Mango and Avocado Salad
Noticing the freshly sprung green leaves today on my walk along the Seine with a friend of mine, Paris is truly spring-ing to life. The warm temperatures and sunny skies are enough to lift anyone’s spirits. As Parisians are slowly starting to strip away the winter layers of dark clothing and embracing the lightness, there is new inspiration in the air. This inspiration also transpires to the kitchen. The fruit markets are stocked with beautiful, fresh produce. From crisp asparagus to deep red strawberries, the bounty of fresh fruit and vegetables makes you want to stock up your pantry and fridge. With all the windows letting in the sunny breeze, it is the perfect time to start getting creative with salads. Salads are a great dish on their own, especially when cooking for one, yet they also add life to any other creation. For today’s salad inspiration, we are taking notes from the brightness of the weather with this delicious and nutritious mango and avocado salad.
Moving and living abroad you are often faced with questions that you don’t really know how to answer. A relatively simply put question such as “do you like your new city?” holds a lot of weight, that a direct answer doesn’t seem fitting or fair. So, when people ask me “do you like living in Paris?” I know that in general people want to hear a short answer in response to their straight-forward question, however it is not allows so easy to explain sentiments in regards to a city. In short, yes, I do love living in Paris. I mean all I have to do is step outside of my apartment and I am surrounded by an abundance of history, culture and everything else that this city has to offer. The found familiarity of Parisian streets and views along the Seine has allowed me to create a sense of belonging in what seems like a fury of scooters and hordes of people.
Spring is here
Spring has truly arrived in Paris, the sun is warm and the trees are beginning to bloom. It was a picturesque first day of spring, with a cloudless sky and a warm breeze; there is a renaissance in the Parisian streets. Cafés fill the sidewalks with people enjoying an espresso or a glass of wine, just like the blossoming cherry trees, there is rejuvenation on the streets of Paris. To celebrate both the warm weather and the first day of spring, I went to my favourite place: Île Saint-Louis. A true haven in the city, this little island in the middle of La Seine is the epitome of what Paris means to me.
Le Petit Lyon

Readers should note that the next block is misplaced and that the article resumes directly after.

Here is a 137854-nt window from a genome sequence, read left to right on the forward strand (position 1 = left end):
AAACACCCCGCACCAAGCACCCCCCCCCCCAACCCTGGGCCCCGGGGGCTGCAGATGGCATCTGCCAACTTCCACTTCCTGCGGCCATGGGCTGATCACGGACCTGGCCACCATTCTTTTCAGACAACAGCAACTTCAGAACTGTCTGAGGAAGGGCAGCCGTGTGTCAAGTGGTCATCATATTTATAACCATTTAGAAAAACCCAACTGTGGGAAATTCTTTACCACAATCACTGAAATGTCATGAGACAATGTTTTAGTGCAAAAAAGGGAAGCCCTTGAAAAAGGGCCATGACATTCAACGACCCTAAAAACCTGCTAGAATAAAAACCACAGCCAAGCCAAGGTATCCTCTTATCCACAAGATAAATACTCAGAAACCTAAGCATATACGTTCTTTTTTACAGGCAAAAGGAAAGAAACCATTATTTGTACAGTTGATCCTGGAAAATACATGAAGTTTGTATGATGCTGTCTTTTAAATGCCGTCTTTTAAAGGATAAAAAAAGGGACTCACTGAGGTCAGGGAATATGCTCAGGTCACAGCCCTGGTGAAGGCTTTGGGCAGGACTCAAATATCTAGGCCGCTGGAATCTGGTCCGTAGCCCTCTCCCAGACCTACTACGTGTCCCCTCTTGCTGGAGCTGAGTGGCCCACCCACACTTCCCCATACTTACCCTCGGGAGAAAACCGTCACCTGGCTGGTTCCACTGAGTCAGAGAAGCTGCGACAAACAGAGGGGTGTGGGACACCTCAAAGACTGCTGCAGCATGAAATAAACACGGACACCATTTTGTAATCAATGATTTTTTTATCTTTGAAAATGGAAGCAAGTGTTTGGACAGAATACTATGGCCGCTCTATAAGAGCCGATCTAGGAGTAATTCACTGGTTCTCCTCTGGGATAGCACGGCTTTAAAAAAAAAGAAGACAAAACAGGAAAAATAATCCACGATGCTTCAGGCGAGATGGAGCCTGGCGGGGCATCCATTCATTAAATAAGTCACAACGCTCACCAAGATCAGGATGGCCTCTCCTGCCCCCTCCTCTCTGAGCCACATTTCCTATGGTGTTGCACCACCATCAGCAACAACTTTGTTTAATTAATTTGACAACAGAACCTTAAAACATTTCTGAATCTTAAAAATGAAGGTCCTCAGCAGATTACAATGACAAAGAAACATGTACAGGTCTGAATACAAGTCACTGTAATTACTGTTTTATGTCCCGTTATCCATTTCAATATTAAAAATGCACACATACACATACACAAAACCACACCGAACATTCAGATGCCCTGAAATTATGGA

There is nothing more comforting then hearing “Papa, on a le poisson?” in a restaurant when ordering. Turns out they did not have the fish special that day, but that hardly mattered as the rest of the menu looked equally appetizing. Family-run restaurants transport you to a place of familiarity within your own home and evoke a sense of warmth that is often found in restaurants where the owner has lost their relationship with their food and customers. While going out for spectacular meals and where the service and meals create an illusion to make you feel special, some of the most memorable, and delicious meals are those served from the heart. When cooking for family and friends, we always put in the extra effort behind our cooking to symbolize our love. This love for cooking and entertaining was felt in this little restaurant in the 9th arrondissement called “le Petit Lyon.”
Through my International Relations courses, I have learned that relationships are not too different. Especially when it comes to theories on allies. When starting a new relationship there are many situations that we cannot control as much as we would like to, namely the actions and feelings of others. Any beginning to a relationship is filled with waves of inexplicable happiness, with underlying doubt. Just like in International Relations, states in allied relationships are in a constant dilemma between a fear of entrapment and of abandonment. How can we be sure that we are not entering a relationship that in the end will hurt us? How do we know that we won’t be trapped in a situation we did not sign up for or to be left to our own devices? I suppose that is all part of the game. As much as we’d like to be honest with each other, we cannot always control our passions when unavoidably become emotionally vulnerable.
Designer Showcase: GlassCeiling